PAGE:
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Switch to Forum Live View The Bible in public schools
5 years ago  ::  Dec 12, 2008 - 8:12PM #11
MisterC
Posts: 1,865
That is the only way it should be presented... in a secular light, as far as "the school" as a place for learning. Churches and homes are where religion, as personal belief and faith, should live, I think. I can not understand how a Conservative Christian, evangelical, fundamentalist would allow the religions indoctrination of son or daughter take place in a public school, where the teacher probably doesn't not have the identical beliefs (which is what these people demand) of the parent.

One problem is that presenting "The Bible" as the main text, and using it as "literature," is unworkable. Which bible? The supersessionist "Old" versus "New" Testament? If so, which one? Catholic or Protestant? Which translation and why? If one wants good literature from the days of King James, a better view would be Shakespeare, who reviolutionized the language... The KJV of the bible had a very limited vocabulary, comparably. On the other hand, can one really study a twentieth century version "as literature," when it contains so many fragments and variants in a language base, either Greek or Hebrew, which really hasn't much in common with English!?

Nah, the purpose of the "Sunday School" public school proponents haven't a halo to stand under on this issue!
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5 years ago  ::  Dec 12, 2008 - 5:42PM #12
MisterC
Posts: 1,865
[QUOTE=flitzerbiest;952605]MisterC,

Breathe, dude.  I actually agree with you about the motives of the BLP.  On the other hand, I think that removing study of the Bible from public school curricula is a bad idea.  BTW, my junior lit. class was also my first exposure to the Quran and the Bhagavad Gita. 

Eric[/QUOTE]

Can you cite examples of curriculum guides in which  the  "study of the Bible" was, per se, a part of the curriculum of public schools? I can't, and my education began almost sixty years ago and continued through the education of kids. The Bible wasn't "taught." On the other hand, the importance of religion is essential to the study of World and US history, as well as the study of any culture. No one has removed it. This has remained, with various slants depending on which (generally Xian) bias the teacher has. (One teacher I remember considered the stories in Genesis to be factual. I thought this really naive, but ya know, ya get whatcha pay for! )

I can show examples of where snippets of the Bible were in readers, the nineteenth century McGuffie's readers for example, but they went not because of any proscription against religion but because in the twentieth century the methods and materials changed dramatically, to say nothing of the students.

I would challenge anyone who is concerned that Christianity and other religions, other mythologies aren't a part of their state's curriculum to go to their state's DOE website.... Google the initials of the state and "DOE" and look into the standards, the curriculum. I think they will be surprised. It's just one more non-issue the Christian Conservatives (who don't believe in the promise of public education anyway) whine about!
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5 years ago  ::  Dec 12, 2008 - 6:35PM #13
flitzerbiest
Posts: 175
[QUOTE=MisterC;952956]Can you cite examples of curriculum guides in which  the  "study of the Bible" was, per se, a part of the curriculum of public schools? I can't, and my education began almost sixty years ago and continued through the education of kids. The Bible wasn't "taught." On the other hand, the importance of religion is essential to the study of World and US history, as well as the study of any culture. No one has removed it. This has remained, with various slants depending on which (generally Xian) bias the teacher has. (One teacher I remember considered the stories in Genesis to be factual. I thought this really naive, but ya know, ya get whatcha pay for! )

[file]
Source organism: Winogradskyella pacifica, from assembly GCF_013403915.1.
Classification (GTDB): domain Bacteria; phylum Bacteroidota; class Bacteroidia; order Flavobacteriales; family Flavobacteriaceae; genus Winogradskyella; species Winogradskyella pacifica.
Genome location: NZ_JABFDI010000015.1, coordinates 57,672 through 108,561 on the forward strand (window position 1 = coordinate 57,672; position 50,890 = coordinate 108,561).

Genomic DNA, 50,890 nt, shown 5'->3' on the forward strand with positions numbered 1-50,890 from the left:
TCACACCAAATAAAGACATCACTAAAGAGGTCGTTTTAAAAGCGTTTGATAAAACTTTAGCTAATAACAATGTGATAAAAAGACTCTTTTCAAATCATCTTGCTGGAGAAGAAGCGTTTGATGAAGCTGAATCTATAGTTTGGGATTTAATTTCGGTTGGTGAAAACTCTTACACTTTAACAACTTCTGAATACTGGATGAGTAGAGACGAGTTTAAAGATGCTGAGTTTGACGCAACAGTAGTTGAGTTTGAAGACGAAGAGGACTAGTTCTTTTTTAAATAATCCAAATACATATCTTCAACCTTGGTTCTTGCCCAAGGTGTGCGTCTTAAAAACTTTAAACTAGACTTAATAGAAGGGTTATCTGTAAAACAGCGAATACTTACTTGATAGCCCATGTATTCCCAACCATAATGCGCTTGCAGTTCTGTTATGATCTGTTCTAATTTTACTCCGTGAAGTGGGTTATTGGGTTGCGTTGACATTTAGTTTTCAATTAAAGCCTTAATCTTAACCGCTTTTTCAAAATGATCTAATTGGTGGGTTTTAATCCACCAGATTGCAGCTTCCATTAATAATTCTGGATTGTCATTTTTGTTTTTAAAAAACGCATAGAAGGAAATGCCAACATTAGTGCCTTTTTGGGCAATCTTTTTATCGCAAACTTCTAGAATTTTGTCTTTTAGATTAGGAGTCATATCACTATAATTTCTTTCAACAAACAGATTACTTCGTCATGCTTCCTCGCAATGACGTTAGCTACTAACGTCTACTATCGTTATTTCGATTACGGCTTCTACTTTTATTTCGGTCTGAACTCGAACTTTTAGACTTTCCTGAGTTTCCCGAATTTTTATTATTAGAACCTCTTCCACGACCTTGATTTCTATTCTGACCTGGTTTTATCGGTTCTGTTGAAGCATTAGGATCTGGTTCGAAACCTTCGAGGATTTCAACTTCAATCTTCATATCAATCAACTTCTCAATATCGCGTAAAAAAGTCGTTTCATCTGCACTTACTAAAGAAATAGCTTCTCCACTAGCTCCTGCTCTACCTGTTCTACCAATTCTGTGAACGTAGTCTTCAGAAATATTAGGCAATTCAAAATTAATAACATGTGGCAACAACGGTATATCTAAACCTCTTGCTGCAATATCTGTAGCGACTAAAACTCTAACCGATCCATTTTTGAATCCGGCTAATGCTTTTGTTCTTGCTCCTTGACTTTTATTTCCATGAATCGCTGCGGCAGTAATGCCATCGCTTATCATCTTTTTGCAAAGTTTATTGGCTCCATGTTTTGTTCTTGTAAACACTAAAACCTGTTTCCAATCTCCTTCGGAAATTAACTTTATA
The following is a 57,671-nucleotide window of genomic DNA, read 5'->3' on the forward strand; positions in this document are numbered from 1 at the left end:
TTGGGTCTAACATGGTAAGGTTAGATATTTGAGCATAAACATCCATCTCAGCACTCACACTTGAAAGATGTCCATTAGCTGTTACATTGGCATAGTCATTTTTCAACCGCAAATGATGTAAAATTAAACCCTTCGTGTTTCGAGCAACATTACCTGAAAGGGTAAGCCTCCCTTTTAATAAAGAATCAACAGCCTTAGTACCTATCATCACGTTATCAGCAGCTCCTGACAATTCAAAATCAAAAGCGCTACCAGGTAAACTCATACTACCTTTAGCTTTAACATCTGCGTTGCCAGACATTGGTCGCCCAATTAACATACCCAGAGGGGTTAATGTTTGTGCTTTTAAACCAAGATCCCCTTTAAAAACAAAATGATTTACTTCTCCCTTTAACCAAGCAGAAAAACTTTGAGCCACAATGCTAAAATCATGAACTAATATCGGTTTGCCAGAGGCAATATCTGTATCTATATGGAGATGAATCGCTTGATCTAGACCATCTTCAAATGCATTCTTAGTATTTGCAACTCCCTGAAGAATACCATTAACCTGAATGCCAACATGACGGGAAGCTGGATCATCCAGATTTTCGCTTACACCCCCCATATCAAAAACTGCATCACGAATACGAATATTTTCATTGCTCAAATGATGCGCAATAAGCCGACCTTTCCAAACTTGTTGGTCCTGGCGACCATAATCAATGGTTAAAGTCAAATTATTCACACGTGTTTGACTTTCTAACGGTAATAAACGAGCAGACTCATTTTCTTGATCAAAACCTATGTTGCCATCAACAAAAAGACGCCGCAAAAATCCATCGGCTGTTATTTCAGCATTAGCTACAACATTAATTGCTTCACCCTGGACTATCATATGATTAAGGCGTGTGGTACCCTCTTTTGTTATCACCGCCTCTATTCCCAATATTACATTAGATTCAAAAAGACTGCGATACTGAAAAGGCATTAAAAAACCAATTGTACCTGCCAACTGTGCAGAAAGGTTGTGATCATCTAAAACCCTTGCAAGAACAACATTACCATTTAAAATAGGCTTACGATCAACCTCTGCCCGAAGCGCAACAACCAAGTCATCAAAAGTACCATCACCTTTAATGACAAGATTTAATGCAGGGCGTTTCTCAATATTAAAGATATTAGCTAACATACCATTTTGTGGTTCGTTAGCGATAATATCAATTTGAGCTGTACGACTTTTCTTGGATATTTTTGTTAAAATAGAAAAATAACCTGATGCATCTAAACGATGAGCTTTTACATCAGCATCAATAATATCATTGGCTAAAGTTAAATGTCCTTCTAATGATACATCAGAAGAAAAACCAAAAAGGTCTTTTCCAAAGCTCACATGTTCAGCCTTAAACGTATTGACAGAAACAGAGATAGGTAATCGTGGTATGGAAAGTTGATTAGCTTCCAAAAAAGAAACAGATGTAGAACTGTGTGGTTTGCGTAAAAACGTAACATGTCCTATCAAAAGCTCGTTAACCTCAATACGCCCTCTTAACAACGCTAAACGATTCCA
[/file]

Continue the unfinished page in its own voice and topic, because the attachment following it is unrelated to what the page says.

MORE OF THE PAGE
I can show examples of where snippets of the Bible were in readers, the nineteenth century McGuffie's readers for example, but they went not because of any proscription against religion but because in the twentieth century the methods and materials changed dramatically, to say nothing of the students.

I would challenge anyone who is concerned that Christianity and other religions, other mythologies aren't a part of their state's curriculum to go to their state's DOE website.... Google the initials of the state and "DOE" and look into the standards, the curriculum. I think they will be surprised. It's just one more non-issue the Christian Conservatives (who don't believe in the promise of public education anyway) whine about![/QUOTE]

No, I can't bring you the public school curriculum from my high school, now 24 years and 1500 miles distant.  On the other hand, every 11th grade lit class studied the various sacred texts, and each of them studied the same passages and even took the same test.  Trust me--it was in the curriculum.

At the time, I felt ripped off because my teacher was an atheist.  I have since come to realize that this was a privilege--the first time I ever saw what I considered to be sacred material was presented to me in a secular light.
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5 years ago  ::  Dec 12, 2008 - 8:12PM #14
MisterC
Posts: 1,865
That is the only way it should be presented... in a secular light, as far as "the school" as a place for learning. Churches and homes are where religion, as personal belief and faith, should live, I think. I can not understand how a Conservative Christian, evangelical, fundamentalist would allow the religions indoctrination of son or daughter take place in a public school, where the teacher probably doesn't not have the identical beliefs (which is what these people demand) of the parent.

One problem is that presenting "The Bible" as the main text, and using it as "literature," is unworkable. Which bible? The supersessionist "Old" versus "New" Testament? If so, which one? Catholic or Protestant? Which translation and why? If one wants good literature from the days of King James, a better view would be Shakespeare, who reviolutionized the language... The KJV of the bible had a very limited vocabulary, comparably. On the other hand, can one really study a twentieth century version "as literature," when it contains so many fragments and variants in a language base, either Greek or Hebrew, which really hasn't much in common with English!?